Three options for achieving these goals were presented in the draft.
Option 1 – “The Zero Plan”: Reduce the tax code to three individual rates (8%, 14% and 23%) if we take all spending out of the tax code (mortgage interest, child, and earned income tax credits) and a single corporate rate (26%) . If we keep all those credits in the code the rates would be 13%, 21%, 28% and the corporate rate would be 28%. AMT, Pease and PEP will all be eliminated either way. Capital gains and dividends are treated as ordinary income.
The report makes the case that we should eliminate tax expenditures/credits because the top 1% enjoy 13% of the benefits while the bottom quintile only see a 1%-7% benefit which makes them highly regressive in-nature.
Option 2 – “Wyden-Gregg Style Reform”: Repeal AMT, PEP and Pease, establish three fixed rates 15%, 25, 35%, triples the standard deduction ($15,000 for individuals, $30,000 for families), eliminate state and local tax deduction and several other itemized deductions (cafeteria plans), limit mortgage interest deduction to one residence and will not include interest on second mortgages or loans over $500,000. Limits on charitable deduction with floor at 2% of AGI, caps deductible for employer-provided health care coverage.
Reduces corporate tax rate to 26%, permanently extend the research credit and international tax reform.
Option 3 – “Tax Reform Trigger”: Ask Finance, Ways and Means Committees and Treasury to develop and enact reform by end of 2012. Across the board cut for itemized deductions, empluyer health exclusion, and general business credits that are due to start in 2013 if no reform is enacted. Cuts should increase over time. Gradually increase gas tax (15 cents in 2013) to fully fund transportation spending. Adopt chained CPI to correct for government over-statement of inflation.
Because options one and two eliminate PEP, Pease and AMT they are the two best options for simplifying the tax code. PEP and Pease are provisions that phase out individual deductions relative to income and AMT is the alternative minimum tax that was intended to prevent wealthier tax payers from paying too little. By instating a simpler rate structure these laws are unnecessary.
Reducing Health Care Costs
The proposal puts the onus of reducing health care costs on providers and lawyers. They intend to pay doctors and hospitals less while also adopting comprehensive tort reform to reduce defensive medicine.
Switch to chained-CPI for all indexed programs which will slow the growth of federal spending where cost of living raises are given. Reduce farm subsidies by $3 Billion per year.
A reform of Military and Civil service retirement payments. The highest 5 years of income will be used to calculate civil service pensions, federal workers will contribute 1/2 the cost (an increase from the current 1/14th), reform of the cost of living adjustments for civilian and military early retirees. Military retirees cannot collect until age 60.
The plan eliminates in-school interest subsidies for student loans. This subsidy is where the Federal government pays the interest on student loans while the person in enrolled in school.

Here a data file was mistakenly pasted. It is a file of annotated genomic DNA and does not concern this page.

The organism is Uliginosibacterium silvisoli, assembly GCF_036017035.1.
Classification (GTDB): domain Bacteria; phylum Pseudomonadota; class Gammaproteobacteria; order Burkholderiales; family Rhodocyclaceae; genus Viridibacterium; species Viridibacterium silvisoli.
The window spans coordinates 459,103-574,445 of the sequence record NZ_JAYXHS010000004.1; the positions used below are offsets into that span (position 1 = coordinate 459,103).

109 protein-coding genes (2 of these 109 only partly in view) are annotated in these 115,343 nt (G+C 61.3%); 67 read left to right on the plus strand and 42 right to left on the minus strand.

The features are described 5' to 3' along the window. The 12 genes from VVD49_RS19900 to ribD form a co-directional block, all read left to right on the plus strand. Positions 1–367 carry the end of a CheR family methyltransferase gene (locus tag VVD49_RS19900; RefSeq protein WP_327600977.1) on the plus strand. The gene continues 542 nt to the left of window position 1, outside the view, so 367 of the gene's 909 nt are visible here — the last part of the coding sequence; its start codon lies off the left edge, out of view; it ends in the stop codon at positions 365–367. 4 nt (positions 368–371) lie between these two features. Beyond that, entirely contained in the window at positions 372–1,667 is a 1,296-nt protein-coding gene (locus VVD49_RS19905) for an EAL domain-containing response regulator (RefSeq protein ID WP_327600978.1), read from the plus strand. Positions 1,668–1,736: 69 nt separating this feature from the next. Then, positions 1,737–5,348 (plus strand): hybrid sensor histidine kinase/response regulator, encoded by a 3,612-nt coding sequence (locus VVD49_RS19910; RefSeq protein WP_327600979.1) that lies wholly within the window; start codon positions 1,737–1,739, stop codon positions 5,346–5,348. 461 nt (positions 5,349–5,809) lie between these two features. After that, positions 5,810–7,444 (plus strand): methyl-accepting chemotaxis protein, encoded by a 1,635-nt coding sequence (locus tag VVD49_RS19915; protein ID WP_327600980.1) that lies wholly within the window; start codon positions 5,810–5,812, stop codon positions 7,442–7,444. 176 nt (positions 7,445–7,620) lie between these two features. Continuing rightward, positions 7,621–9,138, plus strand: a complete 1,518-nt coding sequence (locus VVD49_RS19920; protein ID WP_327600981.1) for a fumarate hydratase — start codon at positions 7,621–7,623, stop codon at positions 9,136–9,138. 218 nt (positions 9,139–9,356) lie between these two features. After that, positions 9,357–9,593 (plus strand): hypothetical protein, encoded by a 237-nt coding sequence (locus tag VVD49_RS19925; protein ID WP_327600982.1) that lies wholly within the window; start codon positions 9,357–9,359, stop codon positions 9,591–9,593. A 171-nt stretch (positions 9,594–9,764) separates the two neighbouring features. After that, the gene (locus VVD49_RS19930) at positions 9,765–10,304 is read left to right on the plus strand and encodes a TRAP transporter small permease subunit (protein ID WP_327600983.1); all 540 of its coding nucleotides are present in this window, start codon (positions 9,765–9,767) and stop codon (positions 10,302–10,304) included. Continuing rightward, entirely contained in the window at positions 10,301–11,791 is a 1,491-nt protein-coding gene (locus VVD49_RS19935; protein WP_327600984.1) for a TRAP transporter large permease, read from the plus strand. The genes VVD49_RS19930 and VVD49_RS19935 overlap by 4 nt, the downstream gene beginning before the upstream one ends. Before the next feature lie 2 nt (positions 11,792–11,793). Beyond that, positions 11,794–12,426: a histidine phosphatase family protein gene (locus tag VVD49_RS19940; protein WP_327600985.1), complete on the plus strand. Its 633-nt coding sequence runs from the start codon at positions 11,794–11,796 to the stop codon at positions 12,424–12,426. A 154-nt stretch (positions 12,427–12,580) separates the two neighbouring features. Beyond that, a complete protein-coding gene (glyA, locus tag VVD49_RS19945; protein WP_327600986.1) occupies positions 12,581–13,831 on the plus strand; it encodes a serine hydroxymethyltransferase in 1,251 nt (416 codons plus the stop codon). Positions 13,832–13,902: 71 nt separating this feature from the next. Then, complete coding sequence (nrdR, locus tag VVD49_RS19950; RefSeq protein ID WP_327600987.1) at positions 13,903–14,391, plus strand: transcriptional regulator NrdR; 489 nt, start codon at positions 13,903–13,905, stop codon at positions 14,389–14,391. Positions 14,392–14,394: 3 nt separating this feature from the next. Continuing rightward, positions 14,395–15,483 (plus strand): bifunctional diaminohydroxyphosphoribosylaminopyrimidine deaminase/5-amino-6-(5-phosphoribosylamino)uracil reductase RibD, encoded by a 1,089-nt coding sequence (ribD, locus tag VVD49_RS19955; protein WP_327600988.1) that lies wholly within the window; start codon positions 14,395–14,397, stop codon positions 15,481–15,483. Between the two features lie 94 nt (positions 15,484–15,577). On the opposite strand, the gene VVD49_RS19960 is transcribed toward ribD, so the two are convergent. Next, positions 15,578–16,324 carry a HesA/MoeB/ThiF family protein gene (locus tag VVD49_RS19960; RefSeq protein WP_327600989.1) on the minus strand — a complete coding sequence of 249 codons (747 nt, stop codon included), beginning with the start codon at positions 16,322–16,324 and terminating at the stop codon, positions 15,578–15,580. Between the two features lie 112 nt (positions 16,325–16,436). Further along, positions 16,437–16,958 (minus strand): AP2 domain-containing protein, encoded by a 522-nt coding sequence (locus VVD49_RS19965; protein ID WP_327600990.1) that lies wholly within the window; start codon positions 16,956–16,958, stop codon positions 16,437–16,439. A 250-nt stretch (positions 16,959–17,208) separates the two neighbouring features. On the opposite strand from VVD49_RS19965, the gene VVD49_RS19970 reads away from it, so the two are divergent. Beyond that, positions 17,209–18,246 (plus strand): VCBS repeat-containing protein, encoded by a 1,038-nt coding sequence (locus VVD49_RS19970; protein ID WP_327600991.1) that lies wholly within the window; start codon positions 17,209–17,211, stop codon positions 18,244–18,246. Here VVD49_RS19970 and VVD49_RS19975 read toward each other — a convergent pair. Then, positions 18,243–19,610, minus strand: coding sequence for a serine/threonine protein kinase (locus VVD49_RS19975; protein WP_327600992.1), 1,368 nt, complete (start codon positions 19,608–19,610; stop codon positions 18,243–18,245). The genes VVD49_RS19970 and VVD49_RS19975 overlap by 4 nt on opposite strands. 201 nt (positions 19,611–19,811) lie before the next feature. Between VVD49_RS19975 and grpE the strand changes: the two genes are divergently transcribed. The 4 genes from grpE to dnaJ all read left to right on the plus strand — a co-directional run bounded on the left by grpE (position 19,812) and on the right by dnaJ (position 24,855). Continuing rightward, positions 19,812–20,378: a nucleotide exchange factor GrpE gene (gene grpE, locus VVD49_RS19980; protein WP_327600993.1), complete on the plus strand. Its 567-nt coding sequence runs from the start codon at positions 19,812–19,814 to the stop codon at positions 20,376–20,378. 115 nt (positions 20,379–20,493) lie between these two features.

Reforming Social Security
For the “working poor”, the draft proposes a new wage-indexed minimum benefit to keep those who earned minimum wage their whole lives above the poverty level.
Provide a benefit boost to older retirees who may outlive their other sources of income.
Reduce payments to those above the 50th percentile in lifetime income. Increase the retirement age by one month every two years after it reaches 67 under current law. This would make the retirement age 69 by roughly 2075 but also provides a hardship exemption for anyone unable to work past 62.
Apply the chained-CPI to Social Security cost of living adjustments.
To improve the revenue side of Social Security the draft proposes to include newly hired state and local workers in Social Security after 2020 and increase the amount of income that can be taxed for Social Security. This will remove the Social Security tax exemption that several Federal employee groups have enjoyed and increase the amount paid in by higher earners.
What is Chained CPI
This term is mentioned in several of the proposals. The Congressional Budget Office explains it this way
Many federal programs and parts of the tax code are currently indexed to increases in the consumer price index (CPI), a measure of inflation calculated by the Bureau of Labor Statistics (BLS). According to many analysts, however, the CPI overstates increases in the cost of living because it does not fully account for the fact that consumers generally adjust their spending patterns as some prices change relative to other prices.
Basically, as things get more expensive, people adapt and buy generics or sale items which effectively lowers the amount of money they spend on every day products. The CBO purports that this will more-properly index for inflation.
Status of the Draft
Today’s release comes in the form of the Co-Chair’s recommendations and are not the final recommendations from the full panel. To make the final draft, 14 of the 18 panel members must vote to accept the individual initiatives to make the final report which is due December 1st. To actually enact them, it will literally take an act of Congress.